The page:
Quantified Humanists - Assignment #1.2: Self-Tracking Projects Review
01 31 2019
Assignment #1.2: Self-Tracking Projects Review, Link to Assignment
Through a meandering series of web searches I have found and collected a series of Quantified Self and Self-Tracking projects which all represent in some way the aspects of this type of work I find most interesting.
Project 1: Quotidian Record by Brian House
Description: This project consists of a custom-made vinyl record on which there is a melodic “song” printed which was generated based on his location data over the course of a year.
Broader Significance: This project is meant to offer a more beautiful, analog and relatable presentation of the same location data that is often used in borderline malicious ways by tech corporations.
Personal Interest: I am fascinated by this project because it seemingly manages to be both digital and analog/sculptural at the same time. The music produced is so wonderful to listen to, but by printing it onto a record it turns the digital song into a literal sculpture since the sound of a record is generated by physical dips and ridges.
Quotidian Record Project Link
Project 2: Kinetic Mesh by Stephen Cartwright
Description: This particular project is a kinetic sculpture which is actually able to display many different personal data sets by moving a changeable mesh using a large number of stepper motors.
Broader Significance: This project is not only a beautiful piece into itself, but it actually serves as somewhat of a flexible platform allowing for the visual and pleasurable presentation of many different personal data sets.
Personal Interest: I actually find most of Stephen’s work to be fantastic, because I am very interested in doing at least some work this semester making physical sculptures based on data and he has done many beautiful static sculptures of his own. However I could not resist including on this list this project in particular that is also inspiring for the ways it uses technology creatively.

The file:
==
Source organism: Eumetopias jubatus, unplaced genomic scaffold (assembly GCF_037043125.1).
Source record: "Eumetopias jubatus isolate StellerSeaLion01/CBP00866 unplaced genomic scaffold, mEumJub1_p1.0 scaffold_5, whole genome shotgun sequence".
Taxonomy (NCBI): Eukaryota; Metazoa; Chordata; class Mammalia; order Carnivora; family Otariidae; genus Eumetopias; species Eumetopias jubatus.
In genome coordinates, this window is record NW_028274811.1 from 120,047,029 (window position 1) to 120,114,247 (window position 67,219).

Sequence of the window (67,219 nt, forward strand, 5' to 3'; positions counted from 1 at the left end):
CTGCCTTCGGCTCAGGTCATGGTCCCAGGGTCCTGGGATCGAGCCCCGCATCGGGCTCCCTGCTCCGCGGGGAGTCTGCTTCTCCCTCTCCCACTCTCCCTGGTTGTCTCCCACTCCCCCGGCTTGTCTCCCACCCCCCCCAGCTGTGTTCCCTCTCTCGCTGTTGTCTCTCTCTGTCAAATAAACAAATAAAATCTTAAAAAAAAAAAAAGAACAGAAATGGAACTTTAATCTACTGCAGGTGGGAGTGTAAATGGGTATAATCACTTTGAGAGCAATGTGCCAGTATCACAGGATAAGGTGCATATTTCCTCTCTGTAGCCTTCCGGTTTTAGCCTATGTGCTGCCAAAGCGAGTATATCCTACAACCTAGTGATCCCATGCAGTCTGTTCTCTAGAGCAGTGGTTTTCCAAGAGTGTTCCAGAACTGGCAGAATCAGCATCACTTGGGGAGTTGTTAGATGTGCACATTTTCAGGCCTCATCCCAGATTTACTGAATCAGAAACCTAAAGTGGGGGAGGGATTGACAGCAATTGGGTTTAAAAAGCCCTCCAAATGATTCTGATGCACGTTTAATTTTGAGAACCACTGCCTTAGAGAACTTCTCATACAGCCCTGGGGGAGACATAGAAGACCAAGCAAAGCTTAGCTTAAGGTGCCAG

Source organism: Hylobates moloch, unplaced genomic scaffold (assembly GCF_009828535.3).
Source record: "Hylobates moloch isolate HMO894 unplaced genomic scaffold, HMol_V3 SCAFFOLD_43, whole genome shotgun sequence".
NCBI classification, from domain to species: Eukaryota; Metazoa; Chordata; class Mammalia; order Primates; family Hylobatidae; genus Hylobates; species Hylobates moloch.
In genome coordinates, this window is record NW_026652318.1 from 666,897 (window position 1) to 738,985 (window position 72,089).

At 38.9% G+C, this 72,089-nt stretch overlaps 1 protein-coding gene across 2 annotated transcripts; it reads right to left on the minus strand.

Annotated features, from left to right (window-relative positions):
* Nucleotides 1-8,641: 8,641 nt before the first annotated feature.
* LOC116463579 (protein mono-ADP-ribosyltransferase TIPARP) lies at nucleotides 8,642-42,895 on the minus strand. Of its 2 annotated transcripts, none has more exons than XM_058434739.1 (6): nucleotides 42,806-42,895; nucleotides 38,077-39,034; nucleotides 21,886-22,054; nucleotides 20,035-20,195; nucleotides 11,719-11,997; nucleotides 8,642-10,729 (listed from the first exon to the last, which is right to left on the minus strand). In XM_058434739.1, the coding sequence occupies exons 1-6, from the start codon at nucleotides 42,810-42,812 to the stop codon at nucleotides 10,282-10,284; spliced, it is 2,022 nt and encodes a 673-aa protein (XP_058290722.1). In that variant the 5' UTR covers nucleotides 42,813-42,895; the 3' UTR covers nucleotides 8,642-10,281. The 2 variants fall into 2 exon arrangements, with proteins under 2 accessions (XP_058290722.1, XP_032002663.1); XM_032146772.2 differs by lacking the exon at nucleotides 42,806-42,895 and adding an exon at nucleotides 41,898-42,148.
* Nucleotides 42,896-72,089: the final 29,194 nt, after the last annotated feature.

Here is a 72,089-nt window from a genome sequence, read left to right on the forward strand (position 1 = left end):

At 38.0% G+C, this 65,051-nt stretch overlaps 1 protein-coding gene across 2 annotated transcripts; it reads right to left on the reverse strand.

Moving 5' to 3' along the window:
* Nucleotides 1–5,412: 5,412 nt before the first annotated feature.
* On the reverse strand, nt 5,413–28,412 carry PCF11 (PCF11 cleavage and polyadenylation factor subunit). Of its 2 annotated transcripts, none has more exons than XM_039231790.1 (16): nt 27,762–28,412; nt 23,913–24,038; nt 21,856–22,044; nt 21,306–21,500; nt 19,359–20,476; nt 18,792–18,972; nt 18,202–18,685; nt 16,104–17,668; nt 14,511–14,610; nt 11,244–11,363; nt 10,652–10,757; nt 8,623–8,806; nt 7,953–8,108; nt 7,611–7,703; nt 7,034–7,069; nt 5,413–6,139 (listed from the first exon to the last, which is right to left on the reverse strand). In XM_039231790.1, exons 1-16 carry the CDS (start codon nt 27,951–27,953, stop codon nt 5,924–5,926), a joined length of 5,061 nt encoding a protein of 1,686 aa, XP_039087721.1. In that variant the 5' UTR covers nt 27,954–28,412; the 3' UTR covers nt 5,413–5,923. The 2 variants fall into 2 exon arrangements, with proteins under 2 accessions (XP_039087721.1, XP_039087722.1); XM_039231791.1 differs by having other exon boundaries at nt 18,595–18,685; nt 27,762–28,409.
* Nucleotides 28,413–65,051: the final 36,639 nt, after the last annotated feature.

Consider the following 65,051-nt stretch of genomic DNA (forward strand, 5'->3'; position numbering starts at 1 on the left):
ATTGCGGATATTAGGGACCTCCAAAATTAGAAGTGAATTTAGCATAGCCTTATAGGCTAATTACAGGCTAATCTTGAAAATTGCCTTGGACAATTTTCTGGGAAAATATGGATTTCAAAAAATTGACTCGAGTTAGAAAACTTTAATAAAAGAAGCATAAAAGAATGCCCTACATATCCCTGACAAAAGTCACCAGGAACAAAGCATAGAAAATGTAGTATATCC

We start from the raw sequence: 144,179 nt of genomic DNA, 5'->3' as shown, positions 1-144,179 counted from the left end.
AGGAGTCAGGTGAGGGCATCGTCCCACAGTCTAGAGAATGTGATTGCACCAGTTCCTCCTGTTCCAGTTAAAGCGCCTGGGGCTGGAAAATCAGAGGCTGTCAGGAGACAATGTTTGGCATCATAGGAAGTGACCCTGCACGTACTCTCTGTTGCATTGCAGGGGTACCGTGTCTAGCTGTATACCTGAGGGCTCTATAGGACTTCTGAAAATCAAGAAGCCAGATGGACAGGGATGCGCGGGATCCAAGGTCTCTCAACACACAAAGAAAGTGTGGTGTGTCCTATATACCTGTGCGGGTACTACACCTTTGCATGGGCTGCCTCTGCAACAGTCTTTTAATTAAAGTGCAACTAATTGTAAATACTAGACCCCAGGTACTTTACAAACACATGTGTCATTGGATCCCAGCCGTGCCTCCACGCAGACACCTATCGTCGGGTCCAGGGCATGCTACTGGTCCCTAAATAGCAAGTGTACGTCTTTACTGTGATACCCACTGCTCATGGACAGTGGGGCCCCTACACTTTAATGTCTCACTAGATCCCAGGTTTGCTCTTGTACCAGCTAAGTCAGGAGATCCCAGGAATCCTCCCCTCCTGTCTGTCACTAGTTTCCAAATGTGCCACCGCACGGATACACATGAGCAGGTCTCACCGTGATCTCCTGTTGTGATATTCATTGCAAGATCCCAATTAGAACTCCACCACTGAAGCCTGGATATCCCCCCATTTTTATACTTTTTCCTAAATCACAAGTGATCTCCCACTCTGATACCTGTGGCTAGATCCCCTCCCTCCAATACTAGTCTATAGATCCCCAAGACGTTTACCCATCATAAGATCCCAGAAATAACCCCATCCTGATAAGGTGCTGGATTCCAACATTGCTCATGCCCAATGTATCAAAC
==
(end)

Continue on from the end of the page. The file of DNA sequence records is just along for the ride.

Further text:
Kinetic Mesh Project Link
Project 3: MoodBot by Alex Beil
images courtesy of Alex Beal
Description: Over the course of one and a half years, Alex used an app that they themselves developed to collect approximatly 10 data samples a day querying them on their mood on a scale from 1-5 as well as info on their current activity. They then analyzed this data by using simple graphs and looking at the overall relationships between the two types of data collected.
Broader Significance: While the method of tracking mood may not be as in depth or effective as, for example, the work of Jon Cousins, the analysis (and in particular the use of Markov connections) offers very insightful methods for using raw mood data to improve ones standard-of-life.
Personal Interest: I am very interested in looking at mood tracking this semester as a means of elucidating the vague notions I have about my own mood changes, and this project is a wonderfully thoughtful and thorough example of how to do that very simply but ,seemingly, effectively.
MoodBot Project Link
Project 4: Quantified Self Portrait by Michael Mandiberg
Description: The artist programmed his computer and smartphone to take a screenshot as well as a selfie every 15 minutes for an entire year. He then presented these images alongside each other as well as along side a daily personal observation in a sort of digital tryptic.
Broader Significance: This work offers an interesting new way of creating parallels between mood and activity. Rather than create concrete graphs and charts the way the piece is presented puts the onus on the viewer to create more abstract, emotional relationships between the things being done on the computer and the mood it generates on the face of the artist.
Personal Interest: What I am particularly interested in with this project is the use of photography for self-tracking. I have gotten in the habit of taking pictures of things I find beautiful or creatively inspiring, but I wonder if there is a way to take inspiration from Michael’s project to turn that concept into something more pervasive.
Quantified Self Portrait Project Link